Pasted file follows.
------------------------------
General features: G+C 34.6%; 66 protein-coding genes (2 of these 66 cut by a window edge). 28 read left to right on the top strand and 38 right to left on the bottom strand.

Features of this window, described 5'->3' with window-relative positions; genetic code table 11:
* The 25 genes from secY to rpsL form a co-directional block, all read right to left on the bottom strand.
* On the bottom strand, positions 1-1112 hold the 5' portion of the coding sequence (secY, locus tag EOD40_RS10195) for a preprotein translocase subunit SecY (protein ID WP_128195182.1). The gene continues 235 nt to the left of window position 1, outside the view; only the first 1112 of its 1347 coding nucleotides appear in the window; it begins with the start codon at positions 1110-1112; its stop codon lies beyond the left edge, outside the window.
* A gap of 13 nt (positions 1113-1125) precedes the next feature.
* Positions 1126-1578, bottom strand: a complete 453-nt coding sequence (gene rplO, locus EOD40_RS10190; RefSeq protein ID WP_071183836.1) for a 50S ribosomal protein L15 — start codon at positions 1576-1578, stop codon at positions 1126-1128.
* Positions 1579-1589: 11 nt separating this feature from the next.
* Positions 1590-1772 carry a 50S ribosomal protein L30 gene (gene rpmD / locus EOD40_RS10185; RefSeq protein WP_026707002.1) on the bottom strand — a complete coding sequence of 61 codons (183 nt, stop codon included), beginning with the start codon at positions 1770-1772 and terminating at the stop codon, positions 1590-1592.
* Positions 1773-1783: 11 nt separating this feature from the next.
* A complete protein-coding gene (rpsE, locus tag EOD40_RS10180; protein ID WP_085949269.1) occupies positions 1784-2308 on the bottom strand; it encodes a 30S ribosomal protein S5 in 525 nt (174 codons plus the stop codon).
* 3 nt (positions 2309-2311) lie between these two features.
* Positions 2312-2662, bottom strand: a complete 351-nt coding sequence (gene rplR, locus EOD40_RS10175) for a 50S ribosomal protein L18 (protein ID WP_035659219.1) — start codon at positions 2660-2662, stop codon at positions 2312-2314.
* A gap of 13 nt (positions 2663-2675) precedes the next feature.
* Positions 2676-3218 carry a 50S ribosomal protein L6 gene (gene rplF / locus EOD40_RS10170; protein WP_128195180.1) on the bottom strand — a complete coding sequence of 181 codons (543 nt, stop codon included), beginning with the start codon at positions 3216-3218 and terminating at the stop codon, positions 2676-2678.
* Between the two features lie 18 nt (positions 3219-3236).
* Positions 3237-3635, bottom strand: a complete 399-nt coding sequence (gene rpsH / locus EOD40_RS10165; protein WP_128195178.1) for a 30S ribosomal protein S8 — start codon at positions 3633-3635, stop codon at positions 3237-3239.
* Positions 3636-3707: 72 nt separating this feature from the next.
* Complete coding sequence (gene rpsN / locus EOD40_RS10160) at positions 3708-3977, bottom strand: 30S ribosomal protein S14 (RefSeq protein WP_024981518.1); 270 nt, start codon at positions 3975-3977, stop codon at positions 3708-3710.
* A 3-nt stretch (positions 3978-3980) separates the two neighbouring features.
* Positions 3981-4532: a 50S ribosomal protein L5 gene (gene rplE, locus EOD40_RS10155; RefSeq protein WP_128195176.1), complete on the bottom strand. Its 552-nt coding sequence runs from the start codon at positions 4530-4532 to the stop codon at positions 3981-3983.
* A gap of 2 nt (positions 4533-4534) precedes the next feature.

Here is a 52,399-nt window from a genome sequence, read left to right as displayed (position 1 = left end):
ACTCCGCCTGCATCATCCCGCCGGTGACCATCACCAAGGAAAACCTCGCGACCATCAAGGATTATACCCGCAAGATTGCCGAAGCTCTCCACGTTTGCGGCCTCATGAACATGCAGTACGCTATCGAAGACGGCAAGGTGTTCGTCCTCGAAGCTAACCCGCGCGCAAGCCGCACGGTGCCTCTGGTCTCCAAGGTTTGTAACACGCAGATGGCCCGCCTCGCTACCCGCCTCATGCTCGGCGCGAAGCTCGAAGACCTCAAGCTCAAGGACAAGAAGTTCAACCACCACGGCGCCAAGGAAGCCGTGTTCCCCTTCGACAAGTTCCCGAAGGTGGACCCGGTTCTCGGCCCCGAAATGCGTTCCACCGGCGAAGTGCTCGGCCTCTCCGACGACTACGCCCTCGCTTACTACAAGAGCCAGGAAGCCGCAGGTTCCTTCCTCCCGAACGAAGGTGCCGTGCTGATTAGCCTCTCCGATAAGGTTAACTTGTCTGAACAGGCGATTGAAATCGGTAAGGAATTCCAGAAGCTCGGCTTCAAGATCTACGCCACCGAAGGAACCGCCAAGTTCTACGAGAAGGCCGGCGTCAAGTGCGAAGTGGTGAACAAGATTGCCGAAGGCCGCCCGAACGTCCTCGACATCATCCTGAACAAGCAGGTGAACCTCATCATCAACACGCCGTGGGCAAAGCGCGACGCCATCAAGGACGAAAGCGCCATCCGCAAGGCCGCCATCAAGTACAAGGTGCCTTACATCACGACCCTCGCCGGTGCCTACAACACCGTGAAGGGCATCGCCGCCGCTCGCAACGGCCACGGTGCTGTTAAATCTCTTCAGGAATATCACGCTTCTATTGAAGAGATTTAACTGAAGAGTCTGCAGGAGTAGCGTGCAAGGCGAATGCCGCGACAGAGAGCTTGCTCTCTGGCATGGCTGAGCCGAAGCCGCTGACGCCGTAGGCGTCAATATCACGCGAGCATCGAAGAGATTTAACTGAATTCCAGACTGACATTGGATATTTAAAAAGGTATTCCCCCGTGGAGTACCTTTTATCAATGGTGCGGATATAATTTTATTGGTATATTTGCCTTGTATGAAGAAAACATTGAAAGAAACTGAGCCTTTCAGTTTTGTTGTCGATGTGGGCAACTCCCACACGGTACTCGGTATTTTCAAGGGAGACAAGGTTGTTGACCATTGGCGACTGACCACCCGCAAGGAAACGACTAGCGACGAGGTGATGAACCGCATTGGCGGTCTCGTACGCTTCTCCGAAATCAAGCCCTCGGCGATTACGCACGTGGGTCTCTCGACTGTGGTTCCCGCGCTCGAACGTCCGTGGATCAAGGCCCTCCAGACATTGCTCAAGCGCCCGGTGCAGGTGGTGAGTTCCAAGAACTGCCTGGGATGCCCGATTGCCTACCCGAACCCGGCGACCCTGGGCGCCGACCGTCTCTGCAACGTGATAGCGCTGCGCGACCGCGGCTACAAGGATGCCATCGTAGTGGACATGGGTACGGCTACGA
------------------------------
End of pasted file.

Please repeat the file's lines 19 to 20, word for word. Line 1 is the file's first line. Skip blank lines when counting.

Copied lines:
* A 3-nt stretch (positions 3978-3980) separates the two neighbouring features.
* Positions 3981-4532: a 50S ribosomal protein L5 gene (gene rplE, locus EOD40_RS10155; RefSeq protein WP_128195176.1), complete on the bottom strand. Its 552-nt coding sequence runs from the start codon at positions 4530-4532 to the stop codon at positions 3981-3983.